Administration of a decedent’s probate or trust estate may include sizable financial investment assets (e.g., brokerage accounts) and/or cash assets (e.g., bank accounts).  Brokerage account values change constantly and may include assets too risky and inappropriate given the administration.  The administration will need to determine how much cash is needed to pay debts of decedent, expenses of administration, and make gifts (typically at the end of administration).  

On the other hand, too much uninvested cash (e.g., bank deposits) means unproductive assets that do not earn sufficient income and gradually lose value to inflation.  This is increasingly problematic as months pass before distribution is made to beneficiaries.  

A personal representative or trustee, as relevant, may want to invest cash assets, reinvest already invested assets, and/or to sell investments to create cash needed to pay debts, expenses, and make gifts to beneficiaries.   What investment powers does a personal representative in a probate or a trustee in a trust administration have to manage the decedent’s assets?

First let us consider the question in a probate.  A personal representative is not required or expected to invest in the stock market.  The duties of a personal representative are that he or she must manage the estate assets with the care of a prudent person dealing with someone else’s property. He or she must be cautious and may not make any speculative investments.  Except for checking accounts intended for ordinary administration expenses, estate accounts must earn interest.

First, if the personal representative has full authority under the Independent Administration of Estates Act (“IAEA”), then he or she may invest in certain very low risk debt assets.  Next, with permission of the beneficiaries (and sometimes other persons too), the personal representative may also invest in certain additional low-risk debt instruments (e.g., bonds and obligations).

Second, if the probate involves a decedent’s will, the will may include investment powers.  If so, the personal representative may invest using such powers, but only if certain important conditions safeguarding payment of the decedent’s debts and expenses of administration are first satisfied.  This cannot occur earlier than four months from commencing probate.  Sometimes it is necessary or advisable to obtain a court order for certain investments.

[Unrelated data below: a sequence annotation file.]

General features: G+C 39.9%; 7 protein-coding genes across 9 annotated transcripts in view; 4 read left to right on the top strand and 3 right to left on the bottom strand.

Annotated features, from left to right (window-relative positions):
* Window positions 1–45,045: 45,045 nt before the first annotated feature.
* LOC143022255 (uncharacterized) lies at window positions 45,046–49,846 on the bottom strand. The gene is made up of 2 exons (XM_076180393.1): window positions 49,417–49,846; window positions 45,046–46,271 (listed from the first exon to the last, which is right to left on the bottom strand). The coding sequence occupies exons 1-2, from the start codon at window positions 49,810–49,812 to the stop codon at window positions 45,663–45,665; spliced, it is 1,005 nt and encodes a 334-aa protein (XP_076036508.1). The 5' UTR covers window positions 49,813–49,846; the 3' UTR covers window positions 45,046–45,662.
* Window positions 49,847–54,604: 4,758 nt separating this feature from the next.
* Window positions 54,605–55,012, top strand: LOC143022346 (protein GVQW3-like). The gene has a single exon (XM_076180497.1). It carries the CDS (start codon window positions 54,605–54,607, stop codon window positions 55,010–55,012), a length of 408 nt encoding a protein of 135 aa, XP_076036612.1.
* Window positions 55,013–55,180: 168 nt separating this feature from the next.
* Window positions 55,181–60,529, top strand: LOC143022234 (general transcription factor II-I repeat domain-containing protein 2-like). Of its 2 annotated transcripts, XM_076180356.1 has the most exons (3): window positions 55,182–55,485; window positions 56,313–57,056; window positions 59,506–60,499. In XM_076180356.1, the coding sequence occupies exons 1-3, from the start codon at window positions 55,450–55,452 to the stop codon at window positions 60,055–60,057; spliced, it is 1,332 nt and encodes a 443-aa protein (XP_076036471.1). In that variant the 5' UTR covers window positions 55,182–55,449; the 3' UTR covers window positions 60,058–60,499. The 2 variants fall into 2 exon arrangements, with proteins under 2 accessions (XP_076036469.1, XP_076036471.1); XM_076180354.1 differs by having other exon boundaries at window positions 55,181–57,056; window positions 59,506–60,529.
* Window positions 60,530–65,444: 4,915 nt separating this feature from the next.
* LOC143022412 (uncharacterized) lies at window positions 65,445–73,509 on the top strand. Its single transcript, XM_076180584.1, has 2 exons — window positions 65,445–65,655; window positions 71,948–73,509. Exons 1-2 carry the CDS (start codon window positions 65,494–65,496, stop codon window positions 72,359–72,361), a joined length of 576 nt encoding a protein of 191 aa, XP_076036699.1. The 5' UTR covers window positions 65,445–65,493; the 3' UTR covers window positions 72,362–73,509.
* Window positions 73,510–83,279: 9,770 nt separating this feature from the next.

Next, in a trust administration, a trustee has a fiduciary (legal) duty to invest and manage trust assets impartially for the benefit of all beneficiaries.  Generally, the trustee must make all assets economically productive, unless the trust provides otherwise.  The duty to make assets income producing becomes increasingly important the longer the trust administration takes and the larger the value of the trust estate.  In all events, however, the Trustee must evaluate the suitability of the risks and returns associated with the existing investments in the contest of the trust administration. 

The trustee’s investment powers are found, first, in the trust itself and, secondarily, in the Probate Code.  A trust may expand or restrict the trustee’s standard duties and limitations in the Probate Code.  Generally speaking, a trustee may invest in assets that are often off limits in a probate administration. 

California’s Prudent Investor Rule requires a trustee to consider the trust’s purposes, terms, distribution requirement and other relevant circumstances when establishing an overall investment strategy. Investment decisions – including the balancing of investment risk with investment return goals — must be made in the context of an overall investment strategy. No one asset is considered in isolation and investment diversity is the general rule.

Under the Prudent Investor Rule, a trustee can delegate investment decisions to a professional investment advisor. If the trustee follows the following three rules the trustee will not be liable to beneficiaries for following the investment advice: (1) The trustee must select the advisor prudently; (2) trustee must establish the scope and terms of the delegation consistent with the purposes and terms of the trust; and (3) the trustee must periodically monitor the advisor’s performance and compliance with the delegation.

Selecting an advisor prudently means interviewing several different advisors and considering each advisor’s credentials, experience investing trust assets in similar situations, and any possible conflicts of interest.  This process should be documented.

The foregoing is not legal or investment advice.  Anyone confronting these issues in the administration of a decedent’s estate should seek appropriate legal and investment counsel before proceeding.  Dennis A. Fordham, attorney, is a State Bar-Certified Specialist in estate planning, probate and trust law. His office is at 870 S. Main St., Lakeport, Calif. He can be reached at and 707-263-3235.

“Serving Lake and Mendocino Counties for nineteen years, the Law Office of Dennis Fordham focuses on legacy and estate planning, trust and probate administration, and special needs planning. We are here for you. 870 South Main Street Lakeport, California 95453-4801. Phone: 707-263-3235.”